The collection of books and periodicals amounted to a mind boggling 100,000 volumes including nearly 20,000 rare American and European imprints. The collection offers information on American household goods and uses, decorative arts and designs from the 17th to 20th centuries. The history of American paintings, architecture, children’s books, craft techniques, women’s magazines, literature, lifestyle books, directories and guidebooks, were all there for book lovers to savour.
Besides seeing the magnificent Winterthur estate my main objective in visiting this wonderland was to see the exhibitions of British TV serial costumes. My favourite exhibitions were the Downton Abbey collection of costumes that I saw in 2014 and Costuming The Crown in 2019. The videos shown on a loop revealed the making of the TV serials and the costuming of the main characters, as well as the research that went into it.
As a fashion writer, I was in heaven as I moved through the tableaux of Downton Abbey creations, which was showcased from March 1, 2014 to January 4, 2015. I was amazed at the research that designer Caroline McCall undertook through photos and paintings from 1922 to 1926. She won the 16th Costume Designer Guild Award in 2014 for the serial.
Dressing the 20 main characters of the TV serial was a massive task, as the costumes moved from party dresses to sophisticated gowns, tuxedos, fur-collared and cuffed coats, bridal wear, hunting, cricket and tennis gear, as well as uniforms for maids, house help, cooks and butlers. From 2010 to 2014, which was the run of the serial, the costumes moved with the trends of those days.
Dressing the divas of the serial, Oscar winner Shirley MacLaine and the fabulous Maggie Smith, was an experience for Caroline McCall. Silhouettes moved from vintage dresses with defined waists with corsets during 1912-14 and then to asymmetric hemlines and cinched waists in 1919. Since Shirley MacLaine’s character was of American origin, her clothes were flamboyant, while Maggie Smith’s dowager look concentrated on suitable shapes for her role.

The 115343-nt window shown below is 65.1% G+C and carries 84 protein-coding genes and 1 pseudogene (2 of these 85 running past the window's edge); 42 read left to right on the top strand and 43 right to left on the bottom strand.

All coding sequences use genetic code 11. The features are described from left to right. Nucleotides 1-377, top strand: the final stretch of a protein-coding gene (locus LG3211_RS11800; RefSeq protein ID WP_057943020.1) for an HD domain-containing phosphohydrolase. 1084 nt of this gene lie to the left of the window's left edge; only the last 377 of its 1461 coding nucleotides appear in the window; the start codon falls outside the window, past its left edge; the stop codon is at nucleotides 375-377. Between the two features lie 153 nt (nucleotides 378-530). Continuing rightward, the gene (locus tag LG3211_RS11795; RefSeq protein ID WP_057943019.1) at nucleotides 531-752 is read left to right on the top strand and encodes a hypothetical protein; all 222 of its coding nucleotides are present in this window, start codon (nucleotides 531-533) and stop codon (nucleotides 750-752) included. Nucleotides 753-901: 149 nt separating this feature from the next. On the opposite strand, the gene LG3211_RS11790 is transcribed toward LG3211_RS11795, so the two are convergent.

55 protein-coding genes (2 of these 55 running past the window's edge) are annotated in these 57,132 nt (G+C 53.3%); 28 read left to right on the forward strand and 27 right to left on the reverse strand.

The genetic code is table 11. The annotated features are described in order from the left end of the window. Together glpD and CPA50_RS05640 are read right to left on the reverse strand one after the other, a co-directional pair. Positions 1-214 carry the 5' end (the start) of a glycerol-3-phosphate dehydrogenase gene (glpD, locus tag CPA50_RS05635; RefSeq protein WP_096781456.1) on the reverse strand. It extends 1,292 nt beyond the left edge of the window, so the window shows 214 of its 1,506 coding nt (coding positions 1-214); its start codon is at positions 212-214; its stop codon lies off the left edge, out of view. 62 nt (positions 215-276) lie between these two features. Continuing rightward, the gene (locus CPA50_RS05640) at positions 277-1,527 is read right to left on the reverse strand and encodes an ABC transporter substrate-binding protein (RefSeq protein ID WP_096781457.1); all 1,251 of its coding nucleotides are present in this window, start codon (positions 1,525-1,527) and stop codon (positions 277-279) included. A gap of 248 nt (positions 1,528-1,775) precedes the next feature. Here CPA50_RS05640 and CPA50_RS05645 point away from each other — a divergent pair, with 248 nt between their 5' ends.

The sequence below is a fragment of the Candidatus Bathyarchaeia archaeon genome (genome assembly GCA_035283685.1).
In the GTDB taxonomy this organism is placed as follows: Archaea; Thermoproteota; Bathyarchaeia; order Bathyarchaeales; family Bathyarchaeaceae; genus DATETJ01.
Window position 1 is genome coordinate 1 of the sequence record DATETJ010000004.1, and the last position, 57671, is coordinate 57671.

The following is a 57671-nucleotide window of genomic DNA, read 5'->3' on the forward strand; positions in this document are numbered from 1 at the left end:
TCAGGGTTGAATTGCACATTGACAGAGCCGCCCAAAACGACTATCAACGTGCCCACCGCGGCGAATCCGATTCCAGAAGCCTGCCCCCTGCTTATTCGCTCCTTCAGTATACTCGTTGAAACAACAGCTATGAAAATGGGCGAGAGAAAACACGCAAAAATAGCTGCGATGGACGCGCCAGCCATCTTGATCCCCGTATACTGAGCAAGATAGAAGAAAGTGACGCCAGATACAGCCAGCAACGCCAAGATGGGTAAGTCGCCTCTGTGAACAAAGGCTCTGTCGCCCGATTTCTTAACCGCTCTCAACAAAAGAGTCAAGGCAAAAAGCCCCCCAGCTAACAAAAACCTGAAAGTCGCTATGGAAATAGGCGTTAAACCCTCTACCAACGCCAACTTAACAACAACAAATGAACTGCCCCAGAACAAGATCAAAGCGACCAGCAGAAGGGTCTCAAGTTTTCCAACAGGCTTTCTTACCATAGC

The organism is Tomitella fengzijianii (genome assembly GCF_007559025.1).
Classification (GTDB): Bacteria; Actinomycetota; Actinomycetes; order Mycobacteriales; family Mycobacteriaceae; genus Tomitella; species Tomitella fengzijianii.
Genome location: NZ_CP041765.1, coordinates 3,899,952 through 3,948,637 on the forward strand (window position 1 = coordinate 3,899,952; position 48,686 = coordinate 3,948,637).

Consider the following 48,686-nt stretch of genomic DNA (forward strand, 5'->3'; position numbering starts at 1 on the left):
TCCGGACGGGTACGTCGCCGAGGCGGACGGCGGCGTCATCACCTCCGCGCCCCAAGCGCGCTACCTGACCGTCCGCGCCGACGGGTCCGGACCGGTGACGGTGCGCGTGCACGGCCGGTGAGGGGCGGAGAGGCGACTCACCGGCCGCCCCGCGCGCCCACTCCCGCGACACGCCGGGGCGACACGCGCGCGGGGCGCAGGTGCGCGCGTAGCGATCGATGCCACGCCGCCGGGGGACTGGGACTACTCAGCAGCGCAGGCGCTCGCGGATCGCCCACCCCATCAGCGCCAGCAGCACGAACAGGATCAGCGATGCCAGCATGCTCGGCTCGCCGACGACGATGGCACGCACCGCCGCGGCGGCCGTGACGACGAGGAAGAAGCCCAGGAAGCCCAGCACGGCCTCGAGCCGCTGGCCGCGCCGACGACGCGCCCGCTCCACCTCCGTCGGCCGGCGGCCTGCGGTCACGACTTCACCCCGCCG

Of course the souvenir shop was an attraction many could not resist as it offered die-hard fans of the serial a chance to own jewellery, gloves, hairbands, coats, books, hat and even a magnet with WC on it!
The exhibition of costumes from the Emmy-award winning drama, The Crown, lasted from March 30, 2014 to January 5, 2020. Designers Michele Clapton (for season 1; she is also the Emmy-award winning designer of five seasons of Game of Thrones) and Jane Petrie (designer of season 2) researched the original ensembles created by British designer Norman Hartnell and presented replicas for the serial. Especially grand were the imperial mantle, supertunica, royal stole and dress worn by actress Claire Foy as Queen Elizabeth during the coronation ceremony. The coronation ceremony ensemble worn by actor Matt Smith, who played Prince Philip, comprised robes made of crimson silk velvet and a cape of ermine with black tails in four rows. The tails were supposed to indicate rank – Prince Philip was a duke.
Michele Clapton designed Princess Elizabeth’s wedding dress, tiara, veil and bouquet, which took a team of six embroiderers seven weeks of working 10 hours a day. The hand-embroidered original was by Norman Hartnell. The wedding gown, veil, tiara and bouquet for Princess Margaret designed by Jane Petrie matched the original by Norman Hartnell.
Each year there is something fascinating and interesting to view at Winterthur, which has an annual programme of activities and even a membership scheme for lovers of art, books, fashion and nature.
(Author bio: Meher Castelino was India’s first beauty queen. A fashion journalist, she’s been contributing to a number of publications and is also an author.)
From HT Brunch, May 17, 2020